Reaching a Diagnosis
What are Symptoms, Signs, and Treatment Options for Sarcoma
Diagnostic Imaging Techniques
X-ray Imaging (Plain Radiographs)
Plain radiographs are the initial imaging tests conducted upon presentation.
They are straightforward, quick, and involve lower radiation compared to computed tomography.
Plain radiographs provide detailed information about the tumor’s nature, stage, progression, its impact on the surrounding bone or soft tissue, the host’s response to the tumor, and help determine the surgical approach.
Computed Tomography (CT)
CT scans offer enhanced visualization of bone anatomy, cortical continuity, cancellous bone integrity, and periosteal reactions.
Although more expensive than plain radiographs and involving higher radiation exposure, CT scans provide superior detail.
CT scans are particularly advantageous for axial imaging.
They are used for staging, particularly in the thorax/chest to detect metastasis (HRCT).
Ultrasound can aid in characterizing soft tissue tumors by distinguishing solid components from cystic ones.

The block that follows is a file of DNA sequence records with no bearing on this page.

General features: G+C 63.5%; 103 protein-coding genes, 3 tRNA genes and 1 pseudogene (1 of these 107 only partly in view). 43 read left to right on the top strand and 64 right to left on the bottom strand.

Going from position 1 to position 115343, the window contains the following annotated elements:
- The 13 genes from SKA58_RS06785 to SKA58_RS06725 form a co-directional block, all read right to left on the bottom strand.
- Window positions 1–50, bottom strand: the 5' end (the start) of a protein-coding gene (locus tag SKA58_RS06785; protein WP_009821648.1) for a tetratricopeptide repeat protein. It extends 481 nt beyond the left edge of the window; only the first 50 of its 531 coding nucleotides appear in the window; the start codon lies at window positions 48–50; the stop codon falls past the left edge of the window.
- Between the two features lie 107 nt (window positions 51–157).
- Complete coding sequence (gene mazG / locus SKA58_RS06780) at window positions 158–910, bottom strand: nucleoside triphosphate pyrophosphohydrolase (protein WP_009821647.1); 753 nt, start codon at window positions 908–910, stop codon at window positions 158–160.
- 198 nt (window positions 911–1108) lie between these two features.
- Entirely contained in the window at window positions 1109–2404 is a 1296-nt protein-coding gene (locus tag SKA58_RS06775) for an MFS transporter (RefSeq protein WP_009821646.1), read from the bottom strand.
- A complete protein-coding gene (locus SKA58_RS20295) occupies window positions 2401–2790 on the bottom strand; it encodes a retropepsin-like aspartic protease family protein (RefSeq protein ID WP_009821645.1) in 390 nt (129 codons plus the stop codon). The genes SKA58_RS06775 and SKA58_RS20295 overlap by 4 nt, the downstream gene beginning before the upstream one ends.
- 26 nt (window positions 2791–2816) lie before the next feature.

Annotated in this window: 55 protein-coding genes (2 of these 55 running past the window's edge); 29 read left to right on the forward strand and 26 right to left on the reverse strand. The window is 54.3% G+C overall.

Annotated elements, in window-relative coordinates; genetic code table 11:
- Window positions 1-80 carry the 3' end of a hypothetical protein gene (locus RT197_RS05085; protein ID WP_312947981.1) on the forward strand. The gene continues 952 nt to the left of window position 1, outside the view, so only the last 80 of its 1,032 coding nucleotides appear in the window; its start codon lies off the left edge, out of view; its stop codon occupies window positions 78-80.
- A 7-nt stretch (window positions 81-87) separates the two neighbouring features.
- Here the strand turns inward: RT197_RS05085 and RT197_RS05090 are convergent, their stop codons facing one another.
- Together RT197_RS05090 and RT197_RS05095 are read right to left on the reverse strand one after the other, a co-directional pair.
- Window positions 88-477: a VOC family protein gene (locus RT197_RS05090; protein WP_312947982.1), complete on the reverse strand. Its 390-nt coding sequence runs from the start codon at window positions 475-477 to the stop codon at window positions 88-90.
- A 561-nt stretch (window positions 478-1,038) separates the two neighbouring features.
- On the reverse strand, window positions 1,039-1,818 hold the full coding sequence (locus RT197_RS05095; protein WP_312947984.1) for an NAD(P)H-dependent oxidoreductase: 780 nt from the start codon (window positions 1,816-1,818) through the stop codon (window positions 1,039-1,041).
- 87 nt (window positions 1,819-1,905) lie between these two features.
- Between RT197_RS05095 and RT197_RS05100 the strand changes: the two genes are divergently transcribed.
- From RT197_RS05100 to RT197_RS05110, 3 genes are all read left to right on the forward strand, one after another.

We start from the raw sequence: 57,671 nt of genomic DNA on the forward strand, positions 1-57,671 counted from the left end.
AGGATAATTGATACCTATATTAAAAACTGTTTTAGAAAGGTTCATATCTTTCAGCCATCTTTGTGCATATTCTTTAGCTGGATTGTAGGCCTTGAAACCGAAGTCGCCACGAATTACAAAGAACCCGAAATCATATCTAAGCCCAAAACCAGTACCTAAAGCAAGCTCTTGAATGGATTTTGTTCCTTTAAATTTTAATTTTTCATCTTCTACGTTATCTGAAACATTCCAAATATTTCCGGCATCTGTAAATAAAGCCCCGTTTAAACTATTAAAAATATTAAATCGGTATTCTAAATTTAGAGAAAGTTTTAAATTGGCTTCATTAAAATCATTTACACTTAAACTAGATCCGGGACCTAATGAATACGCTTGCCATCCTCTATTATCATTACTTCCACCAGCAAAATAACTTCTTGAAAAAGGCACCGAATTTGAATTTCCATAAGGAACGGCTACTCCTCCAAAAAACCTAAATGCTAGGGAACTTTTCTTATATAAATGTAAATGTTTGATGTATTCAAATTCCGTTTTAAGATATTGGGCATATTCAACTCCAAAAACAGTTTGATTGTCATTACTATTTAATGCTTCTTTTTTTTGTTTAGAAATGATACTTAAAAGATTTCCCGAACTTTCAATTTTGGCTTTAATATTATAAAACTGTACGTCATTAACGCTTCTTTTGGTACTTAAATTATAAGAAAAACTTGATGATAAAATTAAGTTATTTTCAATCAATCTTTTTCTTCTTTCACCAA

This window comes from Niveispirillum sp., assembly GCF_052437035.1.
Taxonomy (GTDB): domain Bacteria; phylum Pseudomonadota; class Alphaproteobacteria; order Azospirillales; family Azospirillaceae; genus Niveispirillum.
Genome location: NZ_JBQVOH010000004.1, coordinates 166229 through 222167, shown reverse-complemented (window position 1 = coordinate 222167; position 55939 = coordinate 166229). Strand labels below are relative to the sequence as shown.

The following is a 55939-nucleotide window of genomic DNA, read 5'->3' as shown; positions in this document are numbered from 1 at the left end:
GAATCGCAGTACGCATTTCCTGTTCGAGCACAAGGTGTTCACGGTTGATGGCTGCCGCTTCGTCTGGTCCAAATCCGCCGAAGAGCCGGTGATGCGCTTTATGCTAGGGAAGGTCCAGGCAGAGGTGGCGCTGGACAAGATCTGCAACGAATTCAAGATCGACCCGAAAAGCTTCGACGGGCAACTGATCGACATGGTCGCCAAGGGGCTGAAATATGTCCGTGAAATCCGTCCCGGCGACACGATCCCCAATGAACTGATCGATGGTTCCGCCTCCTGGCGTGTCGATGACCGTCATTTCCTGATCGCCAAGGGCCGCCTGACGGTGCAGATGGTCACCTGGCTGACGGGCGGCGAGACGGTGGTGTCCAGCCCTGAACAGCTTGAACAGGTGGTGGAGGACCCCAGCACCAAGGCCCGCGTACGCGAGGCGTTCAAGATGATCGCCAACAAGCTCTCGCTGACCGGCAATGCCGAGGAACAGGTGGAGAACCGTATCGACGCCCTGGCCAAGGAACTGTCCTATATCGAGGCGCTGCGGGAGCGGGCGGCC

It can serve as a guidance tool for biopsy of soft tissue tumors, facilitating the targeting of the solid tumor site to aid in pathological diagnosis.
Ultrasound is also employed as an adjunct in the diagnosis of bone and soft tissue tumors.
Magnetic Resonance Imaging (MRI)
MRI is the most comprehensive and informative imaging modality for local staging of bone tumors.
It offers several advantages, including no ionizing radiation, superior contrast, multi-planar display, and improved tissue delineation.
The soft tissue contrast provided by MRI is particularly valuable, allowing for differentiation between adjacent structures.
The addition of gadolinium contrast or enhanced (diffusion-weighted) MRI can further aid in narrowing down the diagnosis.
MRI can detect certain lesions within the same limb, known as “skip lesions” or satellite lesions.
It also assists in measuring the extent of the tumor and aids in reconstruction.
Bone and soft tissue sarcomas can spread regionally and distantly, known as “metastasis.”
The most common site of spread is the lungs, followed by bones and other organs.
Staging involves assessing the spread of sarcoma to other parts of the body, and PET-CT has become a crucial tool in this process.
The most commonly performed PET-CT is 18-FDG (fluorodeoxyglucose), followed by 18-NaF (sodium fluoride) PET-CT for staging purposes.